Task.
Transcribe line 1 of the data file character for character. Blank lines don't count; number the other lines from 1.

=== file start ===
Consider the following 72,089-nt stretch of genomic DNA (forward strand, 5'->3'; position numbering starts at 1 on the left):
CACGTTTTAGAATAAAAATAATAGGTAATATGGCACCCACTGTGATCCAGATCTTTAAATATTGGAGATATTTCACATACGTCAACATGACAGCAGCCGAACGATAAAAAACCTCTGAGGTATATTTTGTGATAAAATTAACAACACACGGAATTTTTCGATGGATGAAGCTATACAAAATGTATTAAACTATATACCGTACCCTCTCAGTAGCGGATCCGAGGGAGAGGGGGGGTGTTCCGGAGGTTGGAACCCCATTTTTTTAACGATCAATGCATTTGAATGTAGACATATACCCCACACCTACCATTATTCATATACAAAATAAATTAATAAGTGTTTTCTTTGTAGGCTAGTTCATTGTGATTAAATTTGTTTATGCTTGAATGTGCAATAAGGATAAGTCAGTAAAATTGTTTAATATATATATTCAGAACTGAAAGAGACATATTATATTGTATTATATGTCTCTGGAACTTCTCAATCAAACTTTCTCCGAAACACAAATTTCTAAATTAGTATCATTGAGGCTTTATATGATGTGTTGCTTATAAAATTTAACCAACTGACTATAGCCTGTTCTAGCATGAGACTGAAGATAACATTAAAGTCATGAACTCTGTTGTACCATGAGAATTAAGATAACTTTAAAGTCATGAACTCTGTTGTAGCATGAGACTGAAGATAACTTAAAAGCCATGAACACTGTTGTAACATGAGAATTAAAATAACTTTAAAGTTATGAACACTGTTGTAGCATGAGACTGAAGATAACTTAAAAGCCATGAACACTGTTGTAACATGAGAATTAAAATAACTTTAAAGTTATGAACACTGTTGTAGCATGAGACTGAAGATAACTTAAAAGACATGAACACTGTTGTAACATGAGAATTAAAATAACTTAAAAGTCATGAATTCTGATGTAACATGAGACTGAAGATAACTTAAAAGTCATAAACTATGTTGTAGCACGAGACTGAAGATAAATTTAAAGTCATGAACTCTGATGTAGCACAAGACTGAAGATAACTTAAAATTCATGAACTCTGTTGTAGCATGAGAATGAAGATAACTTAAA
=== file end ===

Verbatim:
Consider the following 72,089-nt stretch of genomic DNA (forward strand, 5'->3'; position numbering starts at 1 on the left):